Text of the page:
What I worry of is if Oracle makes SPARC Server to be just a part of
appliance products like ODA/Commet and won't release general purpose
SPARC servers in the market.
When I hear about ODA, I felt it is very interesting product from HW
point of view and I preferred running x86 Solaris on it !


Posted by Tomonori on June 17, 2013 at 01:53 AM CEST #


Physical Partitions added to the M10-4S, T4-1B and T5-1B added to the
respective series. Thank you for the hints.

Posted by Karoly Vegh on June 17, 2013 at 10:20 AM CEST #

As for 3rd party relations being maintained, let me recommend another blogsite, the partnertech blog, where a fragment of supported Software on Solaris 11 is pointed out: https://blogs.oracle.com/partnertech/

Posted by Karoly Vegh on June 25, 2013 at 02:49 PM CEST #

For years SPARC is a platform almost exclusively for ORACLE RDBMS, at least in Spain SPARC server sales have been almost exclusively for running ORACLE RDBMS.

May be the future, will be ORACLE RDBMS on a chip.

Posted by Felix Serrano on July 02, 2013 at 04:38 PM CEST #

I want to know what different about result of "floating-point arithmetic" by CPU type.
If possible, please help me.

Posted by guest on July 31, 2013 at 07:56 AM CEST #

Do we have best practive guidelines and recommendation for Deploymnet of Solaris 10 and 11 on T5 and M5 server..
Like What will be the size of filesystem ( rootpool and var dataset)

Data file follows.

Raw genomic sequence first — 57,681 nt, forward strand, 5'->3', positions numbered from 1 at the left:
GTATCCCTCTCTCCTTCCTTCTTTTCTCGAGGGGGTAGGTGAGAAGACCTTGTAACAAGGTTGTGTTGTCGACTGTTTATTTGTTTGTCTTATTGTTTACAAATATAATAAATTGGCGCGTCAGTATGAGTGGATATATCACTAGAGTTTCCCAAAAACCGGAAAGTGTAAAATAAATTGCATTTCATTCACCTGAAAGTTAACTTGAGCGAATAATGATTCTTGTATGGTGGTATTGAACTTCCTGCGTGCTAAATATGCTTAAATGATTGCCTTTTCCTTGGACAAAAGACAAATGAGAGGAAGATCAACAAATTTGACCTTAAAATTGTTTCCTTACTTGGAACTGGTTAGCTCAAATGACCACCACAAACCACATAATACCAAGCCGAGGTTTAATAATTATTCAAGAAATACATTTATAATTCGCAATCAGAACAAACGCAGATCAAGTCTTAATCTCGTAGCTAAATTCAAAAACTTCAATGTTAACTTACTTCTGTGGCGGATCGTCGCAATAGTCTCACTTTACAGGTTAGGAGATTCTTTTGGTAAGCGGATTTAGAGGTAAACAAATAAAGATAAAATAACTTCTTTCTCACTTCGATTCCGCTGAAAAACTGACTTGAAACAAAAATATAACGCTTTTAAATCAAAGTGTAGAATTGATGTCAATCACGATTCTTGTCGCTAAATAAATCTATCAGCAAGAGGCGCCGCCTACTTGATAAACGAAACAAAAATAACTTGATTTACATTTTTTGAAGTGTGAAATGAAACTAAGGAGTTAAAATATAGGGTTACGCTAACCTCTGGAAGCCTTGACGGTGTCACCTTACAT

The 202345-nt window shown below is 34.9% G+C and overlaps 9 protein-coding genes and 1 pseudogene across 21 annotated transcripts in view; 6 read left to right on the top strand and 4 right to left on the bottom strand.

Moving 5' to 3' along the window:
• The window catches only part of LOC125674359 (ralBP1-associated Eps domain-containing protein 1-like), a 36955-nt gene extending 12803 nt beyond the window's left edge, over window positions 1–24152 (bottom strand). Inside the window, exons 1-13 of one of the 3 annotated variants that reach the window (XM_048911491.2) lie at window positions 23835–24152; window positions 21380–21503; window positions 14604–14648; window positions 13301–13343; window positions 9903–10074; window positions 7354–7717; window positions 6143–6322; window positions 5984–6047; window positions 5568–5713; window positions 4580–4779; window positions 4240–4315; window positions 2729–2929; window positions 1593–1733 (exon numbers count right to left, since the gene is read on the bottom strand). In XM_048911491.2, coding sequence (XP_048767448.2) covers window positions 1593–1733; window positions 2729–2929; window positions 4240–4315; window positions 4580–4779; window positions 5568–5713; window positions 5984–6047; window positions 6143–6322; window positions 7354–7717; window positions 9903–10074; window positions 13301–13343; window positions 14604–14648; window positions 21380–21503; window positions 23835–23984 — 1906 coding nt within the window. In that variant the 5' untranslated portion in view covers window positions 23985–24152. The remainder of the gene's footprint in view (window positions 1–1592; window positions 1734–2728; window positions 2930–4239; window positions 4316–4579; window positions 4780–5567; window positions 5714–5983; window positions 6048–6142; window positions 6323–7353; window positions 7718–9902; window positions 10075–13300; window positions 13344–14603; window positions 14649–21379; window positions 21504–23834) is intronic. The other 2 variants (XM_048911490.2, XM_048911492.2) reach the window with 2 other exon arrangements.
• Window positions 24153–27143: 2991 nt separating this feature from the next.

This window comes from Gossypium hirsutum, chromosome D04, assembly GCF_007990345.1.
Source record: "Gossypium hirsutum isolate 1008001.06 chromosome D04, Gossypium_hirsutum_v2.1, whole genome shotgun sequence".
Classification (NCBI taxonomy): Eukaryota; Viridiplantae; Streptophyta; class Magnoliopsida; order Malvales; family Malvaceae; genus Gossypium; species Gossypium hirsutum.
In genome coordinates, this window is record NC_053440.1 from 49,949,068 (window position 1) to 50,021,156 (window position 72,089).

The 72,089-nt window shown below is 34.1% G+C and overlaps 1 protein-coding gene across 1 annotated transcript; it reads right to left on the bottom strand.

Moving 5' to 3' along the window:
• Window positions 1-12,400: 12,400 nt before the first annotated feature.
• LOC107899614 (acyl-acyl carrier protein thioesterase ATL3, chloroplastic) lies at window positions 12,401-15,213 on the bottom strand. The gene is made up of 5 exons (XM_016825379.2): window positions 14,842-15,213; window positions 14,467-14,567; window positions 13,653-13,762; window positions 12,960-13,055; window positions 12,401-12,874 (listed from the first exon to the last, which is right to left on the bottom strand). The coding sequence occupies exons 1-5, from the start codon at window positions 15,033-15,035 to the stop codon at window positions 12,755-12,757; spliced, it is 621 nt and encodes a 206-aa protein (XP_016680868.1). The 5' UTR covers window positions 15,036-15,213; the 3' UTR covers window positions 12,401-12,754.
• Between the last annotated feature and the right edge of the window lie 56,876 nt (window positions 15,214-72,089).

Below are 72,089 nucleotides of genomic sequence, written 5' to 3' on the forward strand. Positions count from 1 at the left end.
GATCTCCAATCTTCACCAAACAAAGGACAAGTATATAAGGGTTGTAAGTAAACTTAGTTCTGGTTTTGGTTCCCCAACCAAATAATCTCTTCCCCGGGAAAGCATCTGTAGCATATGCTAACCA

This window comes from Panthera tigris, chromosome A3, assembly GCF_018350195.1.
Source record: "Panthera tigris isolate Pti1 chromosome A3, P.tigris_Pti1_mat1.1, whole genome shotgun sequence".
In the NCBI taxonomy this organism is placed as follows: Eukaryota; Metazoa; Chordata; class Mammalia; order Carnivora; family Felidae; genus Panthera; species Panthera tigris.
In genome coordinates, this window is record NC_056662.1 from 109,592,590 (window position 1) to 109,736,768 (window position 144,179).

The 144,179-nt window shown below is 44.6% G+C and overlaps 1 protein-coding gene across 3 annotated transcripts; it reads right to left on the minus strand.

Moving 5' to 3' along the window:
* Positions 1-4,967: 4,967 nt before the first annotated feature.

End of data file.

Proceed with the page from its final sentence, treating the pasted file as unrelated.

Swap size and other general optimization guidelines..

Posted by guest on September 05, 2013 at 12:42 PM CEST #

The rpool usually consists of two complete harddisks in mirror. How far the capacity of those gets utilized depends on a number of factors, like if you put your zones into the rpool, how many times do you update and how mand BootEnvironments do you plan to keep, what software set do you plan to install, etc. A default Solaris 11 installation doesn't consume much space itself, probably around 500MB+dump+swap. A Solaris 10 installation consumes around 4GB, since - according to the EIS checklist - the best is to install the Entire packageset+OEM.

For Solaris 11.1 I recommend this section of the documentation:


especially the sections:

For information about the swap and dump volume sizes that are created by the installation programs, see ZFS Root Pool Requirements.

Both the swap volume size and the dump volume size can be adjusted after installation. For more information, see Adjusting the Sizes of Your ZFS Swap and Dump Devices.

Consider the following issues when working with ZFS swap and dump devices: ...

Posted by Karoly Vegh on September 05, 2013 at 01:54 PM CEST #

Thanks Karoly for quick response.

Do we have EIS check list link too?


Posted by guest on September 05, 2013 at 02:14 PM CEST #

I'm afraid the EIS checklist isn't publicly available, but your HW partner should have access to it.

Posted by Karoly Vegh on September 05, 2013 at 03:57 PM CEST #

Post a Comment:
  • HTML Syntax: NOT allowed

This is the Technology Blog of the Oracle Hardware Presales Consultant Team in Vienna, Austria. We post about our technology fields: server- and storage hardware, operating system technologies, virtualization, clustering, datacenter management and performance tuning possibilities.


« July 2016